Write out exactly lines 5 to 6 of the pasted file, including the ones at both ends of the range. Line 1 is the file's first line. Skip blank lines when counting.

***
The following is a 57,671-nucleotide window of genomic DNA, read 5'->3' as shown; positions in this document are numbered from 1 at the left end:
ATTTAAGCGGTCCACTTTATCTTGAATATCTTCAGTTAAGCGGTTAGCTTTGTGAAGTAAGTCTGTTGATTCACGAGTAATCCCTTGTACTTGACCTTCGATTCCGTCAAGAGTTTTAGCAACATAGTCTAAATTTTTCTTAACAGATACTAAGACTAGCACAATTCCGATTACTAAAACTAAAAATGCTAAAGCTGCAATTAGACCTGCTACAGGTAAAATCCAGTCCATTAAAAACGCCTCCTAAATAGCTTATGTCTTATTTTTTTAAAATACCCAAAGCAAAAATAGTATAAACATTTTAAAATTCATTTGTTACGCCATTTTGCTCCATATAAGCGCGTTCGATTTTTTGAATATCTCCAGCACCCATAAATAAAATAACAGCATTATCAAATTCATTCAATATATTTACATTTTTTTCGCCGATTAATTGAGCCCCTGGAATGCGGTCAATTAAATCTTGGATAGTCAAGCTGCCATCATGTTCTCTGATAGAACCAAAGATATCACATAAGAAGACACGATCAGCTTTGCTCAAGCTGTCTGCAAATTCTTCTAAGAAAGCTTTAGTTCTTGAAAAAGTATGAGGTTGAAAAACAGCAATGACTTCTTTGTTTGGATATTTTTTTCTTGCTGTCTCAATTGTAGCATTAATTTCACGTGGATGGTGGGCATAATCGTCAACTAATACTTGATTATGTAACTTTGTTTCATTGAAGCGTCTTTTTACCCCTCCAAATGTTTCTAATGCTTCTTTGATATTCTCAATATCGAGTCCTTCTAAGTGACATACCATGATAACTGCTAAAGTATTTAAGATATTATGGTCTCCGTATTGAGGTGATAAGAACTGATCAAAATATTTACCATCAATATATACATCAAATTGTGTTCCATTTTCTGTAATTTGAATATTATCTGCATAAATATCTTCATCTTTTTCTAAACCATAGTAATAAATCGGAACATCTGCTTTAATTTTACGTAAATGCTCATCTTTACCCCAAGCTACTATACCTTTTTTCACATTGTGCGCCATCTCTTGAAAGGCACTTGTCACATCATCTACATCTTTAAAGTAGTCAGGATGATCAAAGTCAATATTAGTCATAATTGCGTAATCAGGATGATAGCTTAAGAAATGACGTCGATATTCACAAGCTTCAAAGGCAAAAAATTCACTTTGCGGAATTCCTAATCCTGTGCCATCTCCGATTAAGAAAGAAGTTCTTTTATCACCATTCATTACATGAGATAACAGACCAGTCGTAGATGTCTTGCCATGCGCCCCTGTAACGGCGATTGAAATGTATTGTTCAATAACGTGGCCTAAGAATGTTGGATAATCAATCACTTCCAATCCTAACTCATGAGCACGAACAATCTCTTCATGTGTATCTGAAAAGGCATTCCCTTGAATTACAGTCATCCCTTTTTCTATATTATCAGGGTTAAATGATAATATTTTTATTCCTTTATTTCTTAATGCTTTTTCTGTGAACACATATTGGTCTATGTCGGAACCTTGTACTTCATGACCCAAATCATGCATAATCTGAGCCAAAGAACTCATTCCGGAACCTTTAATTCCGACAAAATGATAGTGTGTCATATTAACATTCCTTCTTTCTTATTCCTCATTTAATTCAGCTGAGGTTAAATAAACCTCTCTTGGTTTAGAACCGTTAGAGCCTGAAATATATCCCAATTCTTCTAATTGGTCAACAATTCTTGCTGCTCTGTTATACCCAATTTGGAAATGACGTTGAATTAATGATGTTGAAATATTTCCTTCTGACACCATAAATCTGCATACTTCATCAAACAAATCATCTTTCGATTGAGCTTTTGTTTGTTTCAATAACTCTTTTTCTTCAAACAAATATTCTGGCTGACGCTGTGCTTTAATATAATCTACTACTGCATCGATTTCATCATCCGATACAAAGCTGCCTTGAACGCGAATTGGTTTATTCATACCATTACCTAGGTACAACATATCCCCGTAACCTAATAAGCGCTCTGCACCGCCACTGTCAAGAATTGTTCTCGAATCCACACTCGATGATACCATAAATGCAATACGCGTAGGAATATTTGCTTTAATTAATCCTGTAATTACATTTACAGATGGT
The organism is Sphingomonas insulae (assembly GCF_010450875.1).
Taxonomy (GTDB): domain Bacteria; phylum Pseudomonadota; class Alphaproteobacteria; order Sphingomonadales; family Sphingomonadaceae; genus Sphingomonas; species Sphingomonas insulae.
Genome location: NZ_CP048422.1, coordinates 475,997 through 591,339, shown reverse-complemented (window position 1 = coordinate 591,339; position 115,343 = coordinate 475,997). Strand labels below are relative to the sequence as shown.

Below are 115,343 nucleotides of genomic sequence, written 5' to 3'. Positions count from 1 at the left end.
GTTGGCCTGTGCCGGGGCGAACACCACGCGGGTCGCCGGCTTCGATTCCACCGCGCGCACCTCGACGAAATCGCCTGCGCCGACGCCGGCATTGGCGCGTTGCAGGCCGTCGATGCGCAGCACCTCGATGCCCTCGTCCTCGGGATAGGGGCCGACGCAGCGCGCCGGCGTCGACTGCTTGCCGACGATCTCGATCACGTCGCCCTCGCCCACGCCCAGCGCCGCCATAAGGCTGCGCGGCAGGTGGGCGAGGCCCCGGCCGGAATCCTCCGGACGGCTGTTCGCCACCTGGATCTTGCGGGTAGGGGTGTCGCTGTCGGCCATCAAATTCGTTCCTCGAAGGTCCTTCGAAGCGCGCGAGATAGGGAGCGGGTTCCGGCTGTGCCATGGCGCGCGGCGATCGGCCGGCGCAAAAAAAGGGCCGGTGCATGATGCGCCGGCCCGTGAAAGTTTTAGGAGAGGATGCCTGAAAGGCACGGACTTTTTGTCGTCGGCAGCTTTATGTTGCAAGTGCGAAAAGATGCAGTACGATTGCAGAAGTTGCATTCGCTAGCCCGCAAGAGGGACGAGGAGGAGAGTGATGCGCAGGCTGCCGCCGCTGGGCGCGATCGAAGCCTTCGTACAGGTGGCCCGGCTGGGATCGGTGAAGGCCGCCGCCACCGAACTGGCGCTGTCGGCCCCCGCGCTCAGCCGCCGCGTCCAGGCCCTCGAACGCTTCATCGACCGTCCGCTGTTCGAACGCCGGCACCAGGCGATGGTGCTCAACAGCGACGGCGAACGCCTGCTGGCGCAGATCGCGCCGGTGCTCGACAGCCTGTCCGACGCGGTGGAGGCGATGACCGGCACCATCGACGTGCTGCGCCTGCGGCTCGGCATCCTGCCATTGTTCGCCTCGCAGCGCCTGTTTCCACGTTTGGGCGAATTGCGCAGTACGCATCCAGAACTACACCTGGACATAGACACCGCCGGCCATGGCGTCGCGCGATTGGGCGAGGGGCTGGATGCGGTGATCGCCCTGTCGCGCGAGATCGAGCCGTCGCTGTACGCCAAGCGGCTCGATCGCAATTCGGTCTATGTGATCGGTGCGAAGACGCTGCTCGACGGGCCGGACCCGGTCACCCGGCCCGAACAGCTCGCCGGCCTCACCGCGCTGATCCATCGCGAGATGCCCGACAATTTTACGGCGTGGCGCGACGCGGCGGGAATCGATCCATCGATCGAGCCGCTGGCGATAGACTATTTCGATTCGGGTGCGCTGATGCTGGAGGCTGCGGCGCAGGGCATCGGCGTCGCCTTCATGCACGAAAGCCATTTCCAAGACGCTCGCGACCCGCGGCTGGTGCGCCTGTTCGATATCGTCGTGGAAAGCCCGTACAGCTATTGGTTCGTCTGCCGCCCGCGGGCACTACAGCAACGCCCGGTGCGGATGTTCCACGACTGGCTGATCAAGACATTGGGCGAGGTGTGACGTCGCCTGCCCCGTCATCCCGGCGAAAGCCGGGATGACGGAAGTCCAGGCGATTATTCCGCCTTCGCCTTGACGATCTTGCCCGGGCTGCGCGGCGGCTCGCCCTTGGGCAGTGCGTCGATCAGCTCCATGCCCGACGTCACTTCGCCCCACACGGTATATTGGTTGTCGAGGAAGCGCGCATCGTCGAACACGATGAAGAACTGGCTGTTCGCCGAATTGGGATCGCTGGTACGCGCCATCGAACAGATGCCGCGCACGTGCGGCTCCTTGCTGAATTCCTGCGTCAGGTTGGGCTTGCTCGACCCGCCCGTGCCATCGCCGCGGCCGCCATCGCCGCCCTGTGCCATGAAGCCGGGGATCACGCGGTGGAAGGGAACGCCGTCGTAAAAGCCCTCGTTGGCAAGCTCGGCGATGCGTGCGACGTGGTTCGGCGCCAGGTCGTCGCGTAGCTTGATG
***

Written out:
Genome location: NZ_CP048422.1, coordinates 475,997 through 591,339, shown reverse-complemented (window position 1 = coordinate 591,339; position 115,343 = coordinate 475,997). Strand labels below are relative to the sequence as shown.

Below are 115,343 nucleotides of genomic sequence, written 5' to 3'. Positions count from 1 at the left end.